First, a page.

Acupuncture Sticks It to Cancer Pain

Natural Health

By: Lara Endreszl
Friday, 22 August 2008

…The study Acupuncture Reduces Pain and Dysfunction in Head and Neck Cancer Patients after Neck Dissection done by Dr. David Pfister of the Memorial Sloan-Kettering Cancer Center picked 70 random patients to research over a period of four weeks. All the patients had been recovered from radiation and surgery for three months prior to the study. They were put into two groups: acupuncture and usual care (physical therapy and/or anti-inflammatory drugs). The acupuncture group had a 39 percent improvement in dry mouth, pain and movement dysfunction over the usual care group which had only a 7 percent improvement.

Even though the acupuncture group percentage is significantly higher, it seems that the major symptoms improved were dry mouth and dysfunction as well as general pain. While this is a great advancement in the CM world, the work isn’t over yet. Dr. Pfister comments, “Chronic pain and shoulder mobility problems are common after such surgery, adversely affecting quality of life as well as employability for certain occupations, unfortunately, available conventional methods of treatment for pain and dysfunction following neck surgery often have limited benefits, leaving much room for improvement.”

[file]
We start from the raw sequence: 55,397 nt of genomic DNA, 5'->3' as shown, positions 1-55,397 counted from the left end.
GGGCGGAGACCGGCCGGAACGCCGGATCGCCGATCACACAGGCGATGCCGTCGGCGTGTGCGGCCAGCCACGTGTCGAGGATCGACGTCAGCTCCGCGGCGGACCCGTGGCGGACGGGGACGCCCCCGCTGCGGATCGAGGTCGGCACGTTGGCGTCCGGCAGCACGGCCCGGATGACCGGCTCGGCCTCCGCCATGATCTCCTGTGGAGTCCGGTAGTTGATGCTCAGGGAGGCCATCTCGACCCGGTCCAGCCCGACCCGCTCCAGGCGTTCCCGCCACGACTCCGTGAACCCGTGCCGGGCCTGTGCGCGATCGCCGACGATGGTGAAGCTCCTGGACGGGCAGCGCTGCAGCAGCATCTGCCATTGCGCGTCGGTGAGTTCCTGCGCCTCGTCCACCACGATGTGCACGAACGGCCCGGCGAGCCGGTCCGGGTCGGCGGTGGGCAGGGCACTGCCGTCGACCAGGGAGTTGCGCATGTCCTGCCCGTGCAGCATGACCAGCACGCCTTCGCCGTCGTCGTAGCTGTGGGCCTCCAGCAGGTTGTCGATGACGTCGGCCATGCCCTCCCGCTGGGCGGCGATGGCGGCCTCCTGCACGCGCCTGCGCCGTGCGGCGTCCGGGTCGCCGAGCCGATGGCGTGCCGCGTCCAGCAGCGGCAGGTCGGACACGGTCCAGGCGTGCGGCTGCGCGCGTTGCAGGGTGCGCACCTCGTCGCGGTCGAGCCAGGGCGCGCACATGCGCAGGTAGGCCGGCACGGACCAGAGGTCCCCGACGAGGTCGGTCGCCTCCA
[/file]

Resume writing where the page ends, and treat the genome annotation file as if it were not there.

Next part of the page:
Dr. Cassileth, another doctor on the team at Sloane-Kettering, reminds readers that acupuncture doesn’t always work for everyone, but if a patient plans to go, make sure to go to a certified acupuncturist from a national agency or by one that specializes in specific cancer and cancer treatments.

The American Cancer Society (ACS) also recently reported in a study of over 4,000 survivors of ten different types of cancer, that acupuncture is being used as an alternative to pain medication. Co-author Ted Gansler of the ACS and CANCER peer journal reports, “Surprisingly, other methods such as acupuncture…were used by fewer than 2% of cancer survivors, even though recent studies found them to be useful in relieving some cancer-related symptoms, such as pain.” More…

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